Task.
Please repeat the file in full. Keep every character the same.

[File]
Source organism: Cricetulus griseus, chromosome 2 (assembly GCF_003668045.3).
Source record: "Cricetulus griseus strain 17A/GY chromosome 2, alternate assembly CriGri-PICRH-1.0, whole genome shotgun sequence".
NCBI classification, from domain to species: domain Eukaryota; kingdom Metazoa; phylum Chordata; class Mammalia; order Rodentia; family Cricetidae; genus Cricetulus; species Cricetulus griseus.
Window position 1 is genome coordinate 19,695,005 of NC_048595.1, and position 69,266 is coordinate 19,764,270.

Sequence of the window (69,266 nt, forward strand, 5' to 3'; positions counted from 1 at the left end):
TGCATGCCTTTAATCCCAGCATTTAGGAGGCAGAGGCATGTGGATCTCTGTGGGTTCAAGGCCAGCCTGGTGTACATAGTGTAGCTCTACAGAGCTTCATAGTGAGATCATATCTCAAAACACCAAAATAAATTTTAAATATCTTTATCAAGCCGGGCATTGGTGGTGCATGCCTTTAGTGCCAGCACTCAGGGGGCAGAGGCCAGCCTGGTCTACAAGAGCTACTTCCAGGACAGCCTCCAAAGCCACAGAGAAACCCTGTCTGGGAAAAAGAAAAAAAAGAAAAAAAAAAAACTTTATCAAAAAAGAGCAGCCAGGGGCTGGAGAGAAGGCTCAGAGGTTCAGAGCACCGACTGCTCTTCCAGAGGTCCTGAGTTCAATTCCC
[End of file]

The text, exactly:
Source organism: Cricetulus griseus, chromosome 2 (assembly GCF_003668045.3).
Source record: "Cricetulus griseus strain 17A/GY chromosome 2, alternate assembly CriGri-PICRH-1.0, whole genome shotgun sequence".
NCBI classification, from domain to species: domain Eukaryota; kingdom Metazoa; phylum Chordata; class Mammalia; order Rodentia; family Cricetidae; genus Cricetulus; species Cricetulus griseus.
Window position 1 is genome coordinate 19,695,005 of NC_048595.1, and position 69,266 is coordinate 19,764,270.

Sequence of the window (69,266 nt, forward strand, 5' to 3'; positions counted from 1 at the left end):
TGCATGCCTTTAATCCCAGCATTTAGGAGGCAGAGGCATGTGGATCTCTGTGGGTTCAAGGCCAGCCTGGTGTACATAGTGTAGCTCTACAGAGCTTCATAGTGAGATCATATCTCAAAACACCAAAATAAATTTTAAATATCTTTATCAAGCCGGGCATTGGTGGTGCATGCCTTTAGTGCCAGCACTCAGGGGGCAGAGGCCAGCCTGGTCTACAAGAGCTACTTCCAGGACAGCCTCCAAAGCCACAGAGAAACCCTGTCTGGGAAAAAGAAAAAAAAGAAAAAAAAAAAACTTTATCAAAAAAGAGCAGCCAGGGGCTGGAGAGAAGGCTCAGAGGTTCAGAGCACCGACTGCTCTTCCAGAGGTCCTGAGTTCAATTCCC